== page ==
If you offer a fixed-price, fixed-scope, fixed-schedule contract, then quality and fitness for purpose is the element most likely to suffer. And of course, if you haven't stipulated the trade-offs, you're back to contractual and legal wrangling.

No one wants to have these conversations, but not having them is worse. Part of running any successful project requires making the process as transparent as possible, which means that someone has to be courageous enough to initiate honest conversations about what's required for the project to be successful, not just for one party or the other to buy a pig in a poke.

Changing Your Process Improves the Chances of Success

Think of this as a teachable moment for both your company and the client. By changing the way your company approaches projects like these, regardless of the project management framework used, you can better serve your clients and allow them to make better business decisions as well.

The framework doesn't matter. It's the effectiveness of communications, transparency, and setting of expectations that will set the tone for the project. Those three things are also what make the project more or less likely to succeed.

  • 2
    Thank you. Lots of great answers on this page but yours clarifies the problem well and offers tangible strategies for managing and references to back them up. I like the term 'work-alike' over rebuild and I think "multi phase engagements" are a very sensible approach to this type of project.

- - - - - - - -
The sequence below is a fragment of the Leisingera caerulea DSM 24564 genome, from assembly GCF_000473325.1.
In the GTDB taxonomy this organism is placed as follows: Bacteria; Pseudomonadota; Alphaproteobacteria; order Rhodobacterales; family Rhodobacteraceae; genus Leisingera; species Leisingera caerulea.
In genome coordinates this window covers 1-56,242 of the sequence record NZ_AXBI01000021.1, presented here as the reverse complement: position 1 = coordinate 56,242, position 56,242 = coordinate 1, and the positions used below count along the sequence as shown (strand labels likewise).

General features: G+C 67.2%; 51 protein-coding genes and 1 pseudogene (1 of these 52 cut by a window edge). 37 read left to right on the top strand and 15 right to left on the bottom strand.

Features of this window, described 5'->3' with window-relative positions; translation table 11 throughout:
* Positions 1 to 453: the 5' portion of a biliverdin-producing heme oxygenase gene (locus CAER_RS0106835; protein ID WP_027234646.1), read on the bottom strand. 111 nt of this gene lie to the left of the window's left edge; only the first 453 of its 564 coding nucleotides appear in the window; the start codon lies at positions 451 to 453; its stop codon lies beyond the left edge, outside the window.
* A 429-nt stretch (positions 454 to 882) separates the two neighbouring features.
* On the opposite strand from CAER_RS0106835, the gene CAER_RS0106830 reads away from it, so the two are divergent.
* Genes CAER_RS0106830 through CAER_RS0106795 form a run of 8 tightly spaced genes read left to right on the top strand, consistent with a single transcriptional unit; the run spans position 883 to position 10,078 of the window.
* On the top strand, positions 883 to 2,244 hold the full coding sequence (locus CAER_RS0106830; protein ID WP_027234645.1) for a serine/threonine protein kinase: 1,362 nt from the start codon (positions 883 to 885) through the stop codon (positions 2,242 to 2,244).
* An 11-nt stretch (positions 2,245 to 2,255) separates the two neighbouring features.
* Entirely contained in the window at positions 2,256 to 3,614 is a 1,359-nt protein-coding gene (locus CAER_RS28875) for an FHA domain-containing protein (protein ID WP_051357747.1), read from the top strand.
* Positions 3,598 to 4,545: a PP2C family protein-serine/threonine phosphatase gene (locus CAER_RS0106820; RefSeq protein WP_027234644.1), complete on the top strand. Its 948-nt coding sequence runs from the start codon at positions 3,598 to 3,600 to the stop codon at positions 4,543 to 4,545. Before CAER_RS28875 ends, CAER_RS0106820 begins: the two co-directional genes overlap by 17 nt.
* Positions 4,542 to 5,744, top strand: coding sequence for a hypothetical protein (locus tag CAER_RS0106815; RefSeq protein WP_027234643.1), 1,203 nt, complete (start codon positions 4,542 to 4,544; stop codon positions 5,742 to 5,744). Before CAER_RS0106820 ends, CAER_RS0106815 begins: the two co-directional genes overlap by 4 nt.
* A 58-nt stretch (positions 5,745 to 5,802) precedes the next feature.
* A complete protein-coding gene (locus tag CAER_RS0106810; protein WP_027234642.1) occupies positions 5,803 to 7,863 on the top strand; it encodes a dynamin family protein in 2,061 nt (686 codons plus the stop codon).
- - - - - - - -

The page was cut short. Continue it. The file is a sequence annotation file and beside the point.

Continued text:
– gbro3n
    Dec 11, 2022 at 20:29

There seems to be two questions here.

The method that you use to estimate a software rebuild effort is no different than the methods that you use to estimate a new software build effort. If and how you estimate will depend on the methods used to perform the effort. Using an approach that tends closer to agile methods will lead to different approaches for estimating, planning, and monitoring the work than using an approach that tends closer to plan-driven methods.

Agile methods are a viable option for performing a software rebuild. In fact, I would even go as far as to say that they are preferred. When rebuilding an existing system, an initial thought may be to try to totally reproduce the existing system using newer technologies or in a newer environment. However, this begins to break down. Consider that some functionality in the existing system may not be necessary and there may be savings in eliminating support for those features. If you're changing technology, consider that there may be alternative user interaction paradigms that can improve the user experience that could be experimented with. A "lift-and-shift" approach may not be the right one.

If you do decide to go with an agile approach to rebuilding, you are saying that the requirements are uncertain and may evolve as you build the system. I would suggest skipping estimation. The rebuild has some value to the stakeholders. How much are they willing to bet to see if they can get that value? Does that bet allow you to fund a whole team for some time to jump in, start doing the work, get feedback, and build historical data regarding their performance to forecast future work (along with timelines and budgets)? If so, do that. As you go, you can keep stakeholders up-to-date on costs while focusing on building the right thing. Once you've demonstrated the ability to deliver value, the stakeholders can continue to fund the effort until it no longer makes sense to do so.